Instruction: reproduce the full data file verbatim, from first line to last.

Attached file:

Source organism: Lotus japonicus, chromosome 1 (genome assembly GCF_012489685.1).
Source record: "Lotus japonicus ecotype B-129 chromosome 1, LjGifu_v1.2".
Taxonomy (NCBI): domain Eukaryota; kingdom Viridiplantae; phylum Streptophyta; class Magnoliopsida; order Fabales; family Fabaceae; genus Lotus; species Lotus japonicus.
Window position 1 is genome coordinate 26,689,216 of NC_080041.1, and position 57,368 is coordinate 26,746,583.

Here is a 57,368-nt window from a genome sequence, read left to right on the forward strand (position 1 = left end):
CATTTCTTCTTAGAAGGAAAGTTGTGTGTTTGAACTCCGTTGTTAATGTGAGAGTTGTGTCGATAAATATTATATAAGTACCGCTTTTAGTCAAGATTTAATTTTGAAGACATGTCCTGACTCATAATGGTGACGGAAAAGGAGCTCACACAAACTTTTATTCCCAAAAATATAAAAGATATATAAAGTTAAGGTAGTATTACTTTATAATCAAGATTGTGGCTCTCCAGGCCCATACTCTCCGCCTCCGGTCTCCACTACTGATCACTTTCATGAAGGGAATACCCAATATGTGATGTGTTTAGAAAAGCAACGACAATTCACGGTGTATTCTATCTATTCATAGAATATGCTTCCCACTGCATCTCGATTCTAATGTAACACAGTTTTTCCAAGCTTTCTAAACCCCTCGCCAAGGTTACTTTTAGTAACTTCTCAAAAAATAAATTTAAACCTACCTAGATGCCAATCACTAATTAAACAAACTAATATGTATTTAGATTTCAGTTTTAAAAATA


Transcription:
Source organism: Lotus japonicus, chromosome 1 (genome assembly GCF_012489685.1).
Source record: "Lotus japonicus ecotype B-129 chromosome 1, LjGifu_v1.2".
Taxonomy (NCBI): domain Eukaryota; kingdom Viridiplantae; phylum Streptophyta; class Magnoliopsida; order Fabales; family Fabaceae; genus Lotus; species Lotus japonicus.
Window position 1 is genome coordinate 26,689,216 of NC_080041.1, and position 57,368 is coordinate 26,746,583.

Here is a 57,368-nt window from a genome sequence, read left to right on the forward strand (position 1 = left end):
CATTTCTTCTTAGAAGGAAAGTTGTGTGTTTGAACTCCGTTGTTAATGTGAGAGTTGTGTCGATAAATATTATATAAGTACCGCTTTTAGTCAAGATTTAATTTTGAAGACATGTCCTGACTCATAATGGTGACGGAAAAGGAGCTCACACAAACTTTTATTCCCAAAAATATAAAAGATATATAAAGTTAAGGTAGTATTACTTTATAATCAAGATTGTGGCTCTCCAGGCCCATACTCTCCGCCTCCGGTCTCCACTACTGATCACTTTCATGAAGGGAATACCCAATATGTGATGTGTTTAGAAAAGCAACGACAATTCACGGTGTATTCTATCTATTCATAGAATATGCTTCCCACTGCATCTCGATTCTAATGTAACACAGTTTTTCCAAGCTTTCTAAACCCCTCGCCAAGGTTACTTTTAGTAACTTCTCAAAAAATAAATTTAAACCTACCTAGATGCCAATCACTAATTAAACAAACTAATATGTATTTAGATTTCAGTTTTAAAAATA